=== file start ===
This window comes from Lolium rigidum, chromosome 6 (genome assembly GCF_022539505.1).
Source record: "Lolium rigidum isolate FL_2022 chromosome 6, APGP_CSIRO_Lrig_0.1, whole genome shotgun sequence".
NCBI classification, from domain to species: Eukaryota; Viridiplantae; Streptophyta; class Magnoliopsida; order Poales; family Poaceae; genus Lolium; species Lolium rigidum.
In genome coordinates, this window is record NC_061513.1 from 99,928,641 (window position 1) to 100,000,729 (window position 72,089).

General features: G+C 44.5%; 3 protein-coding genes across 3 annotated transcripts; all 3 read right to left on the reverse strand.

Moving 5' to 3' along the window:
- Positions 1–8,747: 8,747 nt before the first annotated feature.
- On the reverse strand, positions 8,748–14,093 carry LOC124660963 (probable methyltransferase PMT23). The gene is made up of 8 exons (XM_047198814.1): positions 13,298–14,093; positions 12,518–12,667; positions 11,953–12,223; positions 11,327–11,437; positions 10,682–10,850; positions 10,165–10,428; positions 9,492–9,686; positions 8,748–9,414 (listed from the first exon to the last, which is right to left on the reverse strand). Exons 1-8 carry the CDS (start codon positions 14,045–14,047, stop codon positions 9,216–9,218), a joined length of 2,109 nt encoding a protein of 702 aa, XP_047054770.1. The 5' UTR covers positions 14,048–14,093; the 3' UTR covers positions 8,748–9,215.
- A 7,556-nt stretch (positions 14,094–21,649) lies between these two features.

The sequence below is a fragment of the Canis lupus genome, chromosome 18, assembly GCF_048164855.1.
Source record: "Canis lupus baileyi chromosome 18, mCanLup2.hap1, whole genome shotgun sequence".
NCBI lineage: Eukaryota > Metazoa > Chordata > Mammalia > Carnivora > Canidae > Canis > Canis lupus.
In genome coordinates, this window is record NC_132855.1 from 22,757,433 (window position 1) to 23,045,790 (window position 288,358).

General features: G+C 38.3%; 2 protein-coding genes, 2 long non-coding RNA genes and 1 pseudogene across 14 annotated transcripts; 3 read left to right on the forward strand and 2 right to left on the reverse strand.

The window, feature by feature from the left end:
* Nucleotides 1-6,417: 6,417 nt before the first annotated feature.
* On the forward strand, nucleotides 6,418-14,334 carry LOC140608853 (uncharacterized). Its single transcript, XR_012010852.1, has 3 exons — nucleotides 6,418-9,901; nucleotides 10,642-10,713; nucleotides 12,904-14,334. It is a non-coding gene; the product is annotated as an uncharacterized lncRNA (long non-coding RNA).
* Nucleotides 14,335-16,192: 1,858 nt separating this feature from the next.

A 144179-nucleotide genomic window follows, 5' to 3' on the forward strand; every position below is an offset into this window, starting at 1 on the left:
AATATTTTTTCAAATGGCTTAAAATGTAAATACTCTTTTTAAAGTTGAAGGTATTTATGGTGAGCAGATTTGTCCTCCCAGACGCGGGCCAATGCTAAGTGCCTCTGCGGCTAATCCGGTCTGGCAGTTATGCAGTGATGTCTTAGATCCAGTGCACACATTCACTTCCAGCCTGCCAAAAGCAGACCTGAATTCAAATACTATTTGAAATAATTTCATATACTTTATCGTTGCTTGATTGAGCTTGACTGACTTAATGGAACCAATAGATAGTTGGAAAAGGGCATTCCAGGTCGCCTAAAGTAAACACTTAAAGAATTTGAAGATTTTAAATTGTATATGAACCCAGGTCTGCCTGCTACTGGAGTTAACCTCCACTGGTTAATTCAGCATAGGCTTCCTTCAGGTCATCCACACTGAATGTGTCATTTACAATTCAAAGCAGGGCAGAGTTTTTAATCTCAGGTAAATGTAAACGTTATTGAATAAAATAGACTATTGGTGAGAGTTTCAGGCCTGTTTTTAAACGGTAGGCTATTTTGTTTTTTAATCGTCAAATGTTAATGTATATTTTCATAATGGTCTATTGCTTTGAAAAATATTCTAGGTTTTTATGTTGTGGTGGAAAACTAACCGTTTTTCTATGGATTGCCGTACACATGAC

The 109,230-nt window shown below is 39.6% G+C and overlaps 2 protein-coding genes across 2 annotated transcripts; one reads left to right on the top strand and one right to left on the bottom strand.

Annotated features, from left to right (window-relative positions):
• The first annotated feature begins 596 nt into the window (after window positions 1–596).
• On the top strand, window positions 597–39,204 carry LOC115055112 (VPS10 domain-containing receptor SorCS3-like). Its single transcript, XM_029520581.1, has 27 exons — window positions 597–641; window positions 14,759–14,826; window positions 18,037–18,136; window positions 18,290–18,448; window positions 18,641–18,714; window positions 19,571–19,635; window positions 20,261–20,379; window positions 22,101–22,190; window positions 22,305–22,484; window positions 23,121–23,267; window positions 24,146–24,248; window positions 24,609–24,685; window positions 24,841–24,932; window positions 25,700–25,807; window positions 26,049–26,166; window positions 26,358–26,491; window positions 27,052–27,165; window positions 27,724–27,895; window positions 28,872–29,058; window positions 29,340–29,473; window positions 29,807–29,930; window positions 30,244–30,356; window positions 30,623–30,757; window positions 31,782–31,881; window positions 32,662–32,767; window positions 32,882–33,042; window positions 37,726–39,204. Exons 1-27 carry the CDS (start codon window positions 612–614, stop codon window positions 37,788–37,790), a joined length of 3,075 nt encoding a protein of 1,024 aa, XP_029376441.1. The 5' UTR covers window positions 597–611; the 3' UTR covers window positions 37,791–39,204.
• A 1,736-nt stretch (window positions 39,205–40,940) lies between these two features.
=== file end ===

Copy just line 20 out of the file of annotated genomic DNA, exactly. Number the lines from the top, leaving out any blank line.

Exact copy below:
AATATTTTTTCAAATGGCTTAAAATGTAAATACTCTTTTTAAAGTTGAAGGTATTTATGGTGAGCAGATTTGTCCTCCCAGACGCGGGCCAATGCTAAGTGCCTCTGCGGCTAATCCGGTCTGGCAGTTATGCAGTGATGTCTTAGATCCAGTGCACACATTCACTTCCAGCCTGCCAAAAGCAGACCTGAATTCAAATACTATTTGAAATAATTTCATATACTTTATCGTTGCTTGATTGAGCTTGACTGACTTAATGGAACCAATAGATAGTTGGAAAAGGGCATTCCAGGTCGCCTAAAGTAAACACTTAAAGAATTTGAAGATTTTAAATTGTATATGAACCCAGGTCTGCCTGCTACTGGAGTTAACCTCCACTGGTTAATTCAGCATAGGCTTCCTTCAGGTCATCCACACTGAATGTGTCATTTACAATTCAAAGCAGGGCAGAGTTTTTAATCTCAGGTAAATGTAAACGTTATTGAATAAAATAGACTATTGGTGAGAGTTTCAGGCCTGTTTTTAAACGGTAGGCTATTTTGTTTTTTAATCGTCAAATGTTAATGTATATTTTCATAATGGTCTATTGCTTTGAAAAATATTCTAGGTTTTTATGTTGTGGTGGAAAACTAACCGTTTTTCTATGGATTGCCGTACACATGAC